Officially, the city of Tel Aviv, Israel is known as “Tel Aviv-Jaffa,” a name that dates back to 1950, when Tel Aviv was merged with the old Arab port city of Jaffa.
Although Tel Aviv and Jaffa are now administratively joined, Jaffa could literally not be more different from Tel Aviv, as much as I love the city. While Tel Aviv is modern and dates back just over 100 years, Jaffa is believed to be the oldest port city in the world, with first mentions of the city dating as far back as 1400 B.C.
The next time you travel in Israel, make sure and visit the old city of Jaffa, located just a few minutes’ walk south of Central Tel Aviv along the Mediterranean.
Location of Jaffa
Jaffa is located so close to Tel Aviv that you can see the old port city perched over the Mediterranean from any of Tel Aviv’s beaches.
The easiest and most pleasant way to travel from Tel Aviv to Jaffa is on foot. Simply walk onto Tel Aviv’s beach road, make a left and walk southward until you reach Jaffa. Depending on how fast you walk — and whether you find yourself compelled to pause and enjoy the beautiful scenery — it will take you between 30 minutes and one hour to reach Jaffa.
You can alternatively take a Dan bus from anywhere in central Tel Aviv to Jaffa or, alternatively, take a taxi from Tel Aviv to Jaffa.
Jaffa Clock Square
The first thing you see when you arrive in Jaffa is the Jaffa Clock Square, which not surprisingly has the Jaffa Clock Tower as its centerpiece. The Jaffa Clock Tower was constructed in 1906 in honor of Ottoman Sultan Abdul Hamid II, a piece of architecture that’s relatively new as the ancient city of Jaffa goes.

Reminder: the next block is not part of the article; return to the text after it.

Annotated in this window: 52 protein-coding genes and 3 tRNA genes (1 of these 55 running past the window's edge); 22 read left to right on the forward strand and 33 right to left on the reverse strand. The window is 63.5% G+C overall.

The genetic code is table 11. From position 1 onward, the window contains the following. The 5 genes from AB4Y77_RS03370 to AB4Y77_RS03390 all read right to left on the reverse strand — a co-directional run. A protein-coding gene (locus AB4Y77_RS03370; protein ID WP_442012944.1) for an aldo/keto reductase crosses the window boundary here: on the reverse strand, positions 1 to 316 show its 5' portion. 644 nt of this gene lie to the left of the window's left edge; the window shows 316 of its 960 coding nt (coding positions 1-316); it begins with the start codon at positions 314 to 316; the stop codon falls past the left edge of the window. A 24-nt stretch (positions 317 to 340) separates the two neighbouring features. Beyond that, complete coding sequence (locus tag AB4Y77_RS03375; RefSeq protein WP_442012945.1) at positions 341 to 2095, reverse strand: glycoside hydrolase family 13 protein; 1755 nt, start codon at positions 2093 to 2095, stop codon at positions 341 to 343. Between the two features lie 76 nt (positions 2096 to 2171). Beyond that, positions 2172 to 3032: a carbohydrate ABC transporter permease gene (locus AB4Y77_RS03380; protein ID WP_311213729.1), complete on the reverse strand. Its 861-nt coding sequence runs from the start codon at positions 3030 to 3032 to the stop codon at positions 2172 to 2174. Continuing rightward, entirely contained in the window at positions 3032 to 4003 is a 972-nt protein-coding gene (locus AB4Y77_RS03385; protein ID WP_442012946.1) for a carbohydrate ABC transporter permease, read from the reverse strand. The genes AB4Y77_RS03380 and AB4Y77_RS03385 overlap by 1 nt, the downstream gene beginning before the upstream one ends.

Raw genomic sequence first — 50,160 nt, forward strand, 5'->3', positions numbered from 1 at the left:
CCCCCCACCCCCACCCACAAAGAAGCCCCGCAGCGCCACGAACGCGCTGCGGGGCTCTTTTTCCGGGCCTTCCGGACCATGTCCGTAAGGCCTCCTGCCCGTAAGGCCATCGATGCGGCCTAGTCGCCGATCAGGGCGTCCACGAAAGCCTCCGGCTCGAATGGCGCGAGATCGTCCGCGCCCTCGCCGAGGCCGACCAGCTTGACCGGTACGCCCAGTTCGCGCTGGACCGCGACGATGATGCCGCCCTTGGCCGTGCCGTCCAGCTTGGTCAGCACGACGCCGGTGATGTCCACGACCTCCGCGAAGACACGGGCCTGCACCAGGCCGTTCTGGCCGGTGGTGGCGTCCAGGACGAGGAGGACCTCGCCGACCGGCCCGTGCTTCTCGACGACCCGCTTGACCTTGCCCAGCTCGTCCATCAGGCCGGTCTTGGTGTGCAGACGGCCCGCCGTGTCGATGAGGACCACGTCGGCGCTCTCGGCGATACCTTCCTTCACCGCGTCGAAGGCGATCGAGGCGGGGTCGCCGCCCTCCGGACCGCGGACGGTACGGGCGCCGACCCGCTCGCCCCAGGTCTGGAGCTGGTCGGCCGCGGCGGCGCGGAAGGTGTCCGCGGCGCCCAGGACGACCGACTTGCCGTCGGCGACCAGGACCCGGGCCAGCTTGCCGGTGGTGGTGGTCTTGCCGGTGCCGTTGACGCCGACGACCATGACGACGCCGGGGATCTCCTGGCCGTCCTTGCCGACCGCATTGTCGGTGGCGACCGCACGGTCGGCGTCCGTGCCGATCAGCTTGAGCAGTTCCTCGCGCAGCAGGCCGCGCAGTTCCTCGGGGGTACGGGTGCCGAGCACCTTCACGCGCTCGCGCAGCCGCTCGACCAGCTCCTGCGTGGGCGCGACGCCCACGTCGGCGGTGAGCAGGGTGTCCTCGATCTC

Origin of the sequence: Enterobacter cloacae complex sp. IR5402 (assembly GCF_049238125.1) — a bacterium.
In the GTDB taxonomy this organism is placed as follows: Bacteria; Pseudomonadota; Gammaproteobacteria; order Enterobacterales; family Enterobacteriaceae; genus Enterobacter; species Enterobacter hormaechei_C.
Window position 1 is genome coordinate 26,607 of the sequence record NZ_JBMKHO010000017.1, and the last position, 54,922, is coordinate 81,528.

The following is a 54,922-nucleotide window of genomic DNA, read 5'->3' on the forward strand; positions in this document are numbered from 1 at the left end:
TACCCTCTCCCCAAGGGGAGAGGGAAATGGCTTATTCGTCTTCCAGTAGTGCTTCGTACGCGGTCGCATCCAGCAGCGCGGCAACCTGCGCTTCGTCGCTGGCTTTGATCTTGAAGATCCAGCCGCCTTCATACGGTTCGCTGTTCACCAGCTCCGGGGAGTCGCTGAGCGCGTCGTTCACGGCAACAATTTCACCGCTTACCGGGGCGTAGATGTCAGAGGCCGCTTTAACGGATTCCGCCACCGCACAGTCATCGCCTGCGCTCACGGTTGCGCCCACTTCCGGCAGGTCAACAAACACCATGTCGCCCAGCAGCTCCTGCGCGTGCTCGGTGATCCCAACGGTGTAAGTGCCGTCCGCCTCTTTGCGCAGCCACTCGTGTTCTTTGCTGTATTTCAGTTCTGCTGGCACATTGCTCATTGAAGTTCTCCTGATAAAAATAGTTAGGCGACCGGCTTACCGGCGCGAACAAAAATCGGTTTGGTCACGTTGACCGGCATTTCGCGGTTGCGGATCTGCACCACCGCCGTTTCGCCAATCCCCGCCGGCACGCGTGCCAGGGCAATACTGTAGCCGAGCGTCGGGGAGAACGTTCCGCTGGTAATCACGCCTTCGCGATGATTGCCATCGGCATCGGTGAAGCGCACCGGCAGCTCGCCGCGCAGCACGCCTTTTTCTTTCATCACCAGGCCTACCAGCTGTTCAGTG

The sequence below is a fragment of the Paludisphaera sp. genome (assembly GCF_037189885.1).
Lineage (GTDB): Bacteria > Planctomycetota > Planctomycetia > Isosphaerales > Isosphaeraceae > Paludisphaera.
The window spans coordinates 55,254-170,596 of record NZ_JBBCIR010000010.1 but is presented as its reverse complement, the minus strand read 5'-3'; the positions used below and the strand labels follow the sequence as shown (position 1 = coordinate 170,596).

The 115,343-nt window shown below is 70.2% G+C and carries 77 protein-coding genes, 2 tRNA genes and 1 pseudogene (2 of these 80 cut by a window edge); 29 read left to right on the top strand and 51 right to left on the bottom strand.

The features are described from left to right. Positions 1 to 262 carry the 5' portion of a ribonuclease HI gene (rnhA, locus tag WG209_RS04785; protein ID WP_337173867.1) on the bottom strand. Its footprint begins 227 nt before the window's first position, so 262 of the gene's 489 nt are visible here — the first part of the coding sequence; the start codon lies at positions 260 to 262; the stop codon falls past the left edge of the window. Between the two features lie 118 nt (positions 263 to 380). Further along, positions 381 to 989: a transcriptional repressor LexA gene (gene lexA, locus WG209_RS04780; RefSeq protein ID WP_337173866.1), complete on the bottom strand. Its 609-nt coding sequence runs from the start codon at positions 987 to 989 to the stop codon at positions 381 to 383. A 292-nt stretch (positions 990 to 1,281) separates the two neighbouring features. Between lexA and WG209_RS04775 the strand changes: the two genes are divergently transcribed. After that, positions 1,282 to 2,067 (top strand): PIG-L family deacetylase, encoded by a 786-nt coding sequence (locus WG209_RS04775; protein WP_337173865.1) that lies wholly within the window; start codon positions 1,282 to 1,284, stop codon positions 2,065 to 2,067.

Jaffa Clock Square is the beginning of Yefet Street, the main street of Jaffa. If you continue walking south along Yefet, you will eventually end up in the heart of Old Arab Jaffa.
Or, you could snap a few pictures of the clock tower, make an about-face — don’t worry, you’ll get to visit central Jaffa — and turn left, walking up a pathway that takes you along the Mediterranean seashore.
You’ll eventually end up at the picturesque Al-Bahr mosque, a structure that is believed to be the oldest existing mosque in Jaffa. Although it has appeared in art as far back as the late 17th century, when it was actually built is anybody’s guess.
After taking in the mosque, walk past the St. Peter’s Church and through the various gardens that exist along the sea. Afterwards, walk eastward and descend into central Jaffa, where heading south along Yefet would’ve taken you. Enjoy traditional Arab hummus or falafel here, or shop at any of Jaffa’s markets.
The Significance of Jaffa
Jaffa is home to one of the largest remaining Arab populations in Israel proper, which is pretty remarkable once you travel in Israel a bit and see how, well, Jewish it is. As I was walking through Jaffa’s streets, I mentioned to my friends something along the lines of “Wow, I guess Arabs and Jews can live together in peace.”
Of course, I’m not ignorant. Jaffa is definitely not without its problems, which include drug use among residents, violence and other types of crimes. Arab residents feel that the Israeli government is trying to get rid of them, from changing Arab street names to Jewish ones to evicting low-income Arabs who live in public housing projects.
As a traveler visiting Israel, however, the fact that Jaffa even still exists makes me hopeful that Israel does at least have some intent of reconciling with its Arab citizens and neighbors.
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